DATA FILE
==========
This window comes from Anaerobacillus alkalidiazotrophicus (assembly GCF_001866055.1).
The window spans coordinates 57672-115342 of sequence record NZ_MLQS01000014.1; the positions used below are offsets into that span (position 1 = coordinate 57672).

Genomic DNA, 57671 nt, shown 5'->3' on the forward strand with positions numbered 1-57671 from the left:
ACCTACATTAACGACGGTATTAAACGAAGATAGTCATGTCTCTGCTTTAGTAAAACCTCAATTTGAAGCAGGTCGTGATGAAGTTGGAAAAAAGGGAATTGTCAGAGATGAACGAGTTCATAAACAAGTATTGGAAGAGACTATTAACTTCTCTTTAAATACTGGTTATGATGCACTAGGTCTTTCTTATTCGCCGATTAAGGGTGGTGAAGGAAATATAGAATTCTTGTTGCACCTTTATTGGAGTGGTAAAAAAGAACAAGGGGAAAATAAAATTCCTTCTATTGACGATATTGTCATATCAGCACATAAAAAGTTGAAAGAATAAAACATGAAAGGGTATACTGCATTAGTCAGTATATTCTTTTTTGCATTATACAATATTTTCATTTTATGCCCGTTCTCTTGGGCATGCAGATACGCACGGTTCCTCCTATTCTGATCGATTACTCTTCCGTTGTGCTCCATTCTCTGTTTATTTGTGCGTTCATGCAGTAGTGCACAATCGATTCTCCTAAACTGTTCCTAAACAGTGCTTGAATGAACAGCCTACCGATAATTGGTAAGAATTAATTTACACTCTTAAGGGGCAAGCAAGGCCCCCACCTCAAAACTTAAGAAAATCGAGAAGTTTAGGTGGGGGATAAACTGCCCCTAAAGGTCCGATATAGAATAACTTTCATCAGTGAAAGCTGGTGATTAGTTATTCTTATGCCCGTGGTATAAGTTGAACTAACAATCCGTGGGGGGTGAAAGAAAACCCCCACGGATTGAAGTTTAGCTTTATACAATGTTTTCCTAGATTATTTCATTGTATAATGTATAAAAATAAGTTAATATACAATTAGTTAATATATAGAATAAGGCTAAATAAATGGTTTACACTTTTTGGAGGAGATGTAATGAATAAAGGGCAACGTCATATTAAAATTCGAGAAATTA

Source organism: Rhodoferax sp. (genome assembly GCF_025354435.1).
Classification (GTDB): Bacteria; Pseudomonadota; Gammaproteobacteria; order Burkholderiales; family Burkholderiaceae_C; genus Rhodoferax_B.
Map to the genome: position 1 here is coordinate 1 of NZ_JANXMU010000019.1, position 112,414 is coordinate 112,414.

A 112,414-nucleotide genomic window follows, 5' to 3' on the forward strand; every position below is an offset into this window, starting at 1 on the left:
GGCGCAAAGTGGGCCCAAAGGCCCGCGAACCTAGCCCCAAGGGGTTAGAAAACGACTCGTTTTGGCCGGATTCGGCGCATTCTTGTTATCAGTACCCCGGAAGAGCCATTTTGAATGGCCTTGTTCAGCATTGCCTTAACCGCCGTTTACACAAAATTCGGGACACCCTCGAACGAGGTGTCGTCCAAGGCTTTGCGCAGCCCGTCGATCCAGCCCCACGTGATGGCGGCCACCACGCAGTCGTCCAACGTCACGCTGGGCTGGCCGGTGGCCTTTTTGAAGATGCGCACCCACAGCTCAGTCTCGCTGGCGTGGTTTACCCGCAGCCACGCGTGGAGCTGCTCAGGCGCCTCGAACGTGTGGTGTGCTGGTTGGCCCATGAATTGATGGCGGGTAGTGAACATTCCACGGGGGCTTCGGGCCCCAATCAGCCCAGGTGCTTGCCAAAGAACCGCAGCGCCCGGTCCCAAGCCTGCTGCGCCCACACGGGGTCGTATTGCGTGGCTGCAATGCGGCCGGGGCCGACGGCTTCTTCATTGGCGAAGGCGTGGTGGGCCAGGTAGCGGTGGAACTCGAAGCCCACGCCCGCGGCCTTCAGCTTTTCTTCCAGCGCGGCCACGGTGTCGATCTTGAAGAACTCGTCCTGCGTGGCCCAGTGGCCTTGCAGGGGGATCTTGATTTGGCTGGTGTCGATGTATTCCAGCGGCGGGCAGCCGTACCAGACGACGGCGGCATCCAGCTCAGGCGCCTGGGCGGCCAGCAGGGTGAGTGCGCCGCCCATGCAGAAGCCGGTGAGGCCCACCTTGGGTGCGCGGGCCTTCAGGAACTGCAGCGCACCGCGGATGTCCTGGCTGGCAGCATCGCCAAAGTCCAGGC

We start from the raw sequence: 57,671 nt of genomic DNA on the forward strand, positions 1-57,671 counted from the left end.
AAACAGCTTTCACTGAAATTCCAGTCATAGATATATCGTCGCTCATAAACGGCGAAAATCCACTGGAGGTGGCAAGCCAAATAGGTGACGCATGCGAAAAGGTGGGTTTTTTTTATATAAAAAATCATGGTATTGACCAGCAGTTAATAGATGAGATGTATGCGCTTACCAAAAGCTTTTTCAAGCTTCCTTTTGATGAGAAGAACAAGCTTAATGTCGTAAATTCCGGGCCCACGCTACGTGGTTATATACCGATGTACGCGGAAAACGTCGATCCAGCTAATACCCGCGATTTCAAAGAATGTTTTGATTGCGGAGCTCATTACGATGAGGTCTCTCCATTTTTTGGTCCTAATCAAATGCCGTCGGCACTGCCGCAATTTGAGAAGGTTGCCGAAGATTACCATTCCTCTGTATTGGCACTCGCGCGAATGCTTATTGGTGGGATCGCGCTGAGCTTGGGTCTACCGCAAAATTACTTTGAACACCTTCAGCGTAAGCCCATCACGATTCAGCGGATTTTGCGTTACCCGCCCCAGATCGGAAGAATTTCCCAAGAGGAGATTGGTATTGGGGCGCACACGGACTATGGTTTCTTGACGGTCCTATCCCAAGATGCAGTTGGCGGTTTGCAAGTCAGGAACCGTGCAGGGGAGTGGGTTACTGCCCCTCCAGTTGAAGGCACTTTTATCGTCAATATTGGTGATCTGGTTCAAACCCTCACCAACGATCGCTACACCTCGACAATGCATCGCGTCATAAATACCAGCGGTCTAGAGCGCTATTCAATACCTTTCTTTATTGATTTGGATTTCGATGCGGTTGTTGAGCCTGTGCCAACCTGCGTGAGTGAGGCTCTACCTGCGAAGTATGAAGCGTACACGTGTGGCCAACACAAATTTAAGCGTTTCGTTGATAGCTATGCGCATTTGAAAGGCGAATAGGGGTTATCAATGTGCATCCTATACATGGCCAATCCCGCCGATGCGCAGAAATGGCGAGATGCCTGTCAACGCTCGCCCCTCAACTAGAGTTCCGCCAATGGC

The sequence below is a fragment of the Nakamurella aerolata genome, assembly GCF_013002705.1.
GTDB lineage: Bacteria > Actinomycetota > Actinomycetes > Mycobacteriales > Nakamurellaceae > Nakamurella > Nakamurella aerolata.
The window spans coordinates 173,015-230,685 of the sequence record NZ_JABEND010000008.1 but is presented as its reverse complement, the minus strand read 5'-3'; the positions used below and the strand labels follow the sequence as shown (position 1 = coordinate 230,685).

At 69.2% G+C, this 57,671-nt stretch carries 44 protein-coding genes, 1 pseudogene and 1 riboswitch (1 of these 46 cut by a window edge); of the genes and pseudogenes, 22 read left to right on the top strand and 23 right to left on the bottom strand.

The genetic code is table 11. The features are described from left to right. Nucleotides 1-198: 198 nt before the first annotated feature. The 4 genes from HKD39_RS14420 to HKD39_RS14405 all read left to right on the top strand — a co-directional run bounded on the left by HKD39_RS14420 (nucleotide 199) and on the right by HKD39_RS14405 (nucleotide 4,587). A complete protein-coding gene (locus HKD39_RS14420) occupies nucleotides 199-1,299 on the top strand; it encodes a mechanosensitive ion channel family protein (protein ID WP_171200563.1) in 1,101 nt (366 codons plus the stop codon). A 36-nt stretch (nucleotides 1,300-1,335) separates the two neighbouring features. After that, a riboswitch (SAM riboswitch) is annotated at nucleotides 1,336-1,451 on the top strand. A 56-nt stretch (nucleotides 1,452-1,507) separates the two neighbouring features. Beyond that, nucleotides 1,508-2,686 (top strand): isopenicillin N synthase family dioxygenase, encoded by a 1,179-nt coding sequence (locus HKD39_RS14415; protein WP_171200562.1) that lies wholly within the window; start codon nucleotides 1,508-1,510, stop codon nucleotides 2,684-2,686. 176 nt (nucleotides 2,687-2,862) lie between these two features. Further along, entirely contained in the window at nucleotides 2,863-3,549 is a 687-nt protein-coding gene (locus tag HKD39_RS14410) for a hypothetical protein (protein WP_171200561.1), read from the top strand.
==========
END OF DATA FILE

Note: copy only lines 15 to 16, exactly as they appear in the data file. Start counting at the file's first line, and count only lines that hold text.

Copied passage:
At 69.2% G+C, this 57,671-nt stretch carries 44 protein-coding genes, 1 pseudogene and 1 riboswitch (1 of these 46 cut by a window edge); of the genes and pseudogenes, 22 read left to right on the top strand and 23 right to left on the bottom strand.

The genetic code is table 11. The features are described from left to right. Nucleotides 1-198: 198 nt before the first annotated feature. The 4 genes from HKD39_RS14420 to HKD39_RS14405 all read left to right on the top strand — a co-directional run bounded on the left by HKD39_RS14420 (nucleotide 199) and on the right by HKD39_RS14405 (nucleotide 4,587). A complete protein-coding gene (locus HKD39_RS14420) occupies nucleotides 199-1,299 on the top strand; it encodes a mechanosensitive ion channel family protein (protein ID WP_171200563.1) in 1,101 nt (366 codons plus the stop codon). A 36-nt stretch (nucleotides 1,300-1,335) separates the two neighbouring features. After that, a riboswitch (SAM riboswitch) is annotated at nucleotides 1,336-1,451 on the top strand. A 56-nt stretch (nucleotides 1,452-1,507) separates the two neighbouring features. Beyond that, nucleotides 1,508-2,686 (top strand): isopenicillin N synthase family dioxygenase, encoded by a 1,179-nt coding sequence (locus HKD39_RS14415; protein WP_171200562.1) that lies wholly within the window; start codon nucleotides 1,508-1,510, stop codon nucleotides 2,684-2,686. 176 nt (nucleotides 2,687-2,862) lie between these two features. Further along, entirely contained in the window at nucleotides 2,863-3,549 is a 687-nt protein-coding gene (locus tag HKD39_RS14410) for a hypothetical protein (protein WP_171200561.1), read from the top strand.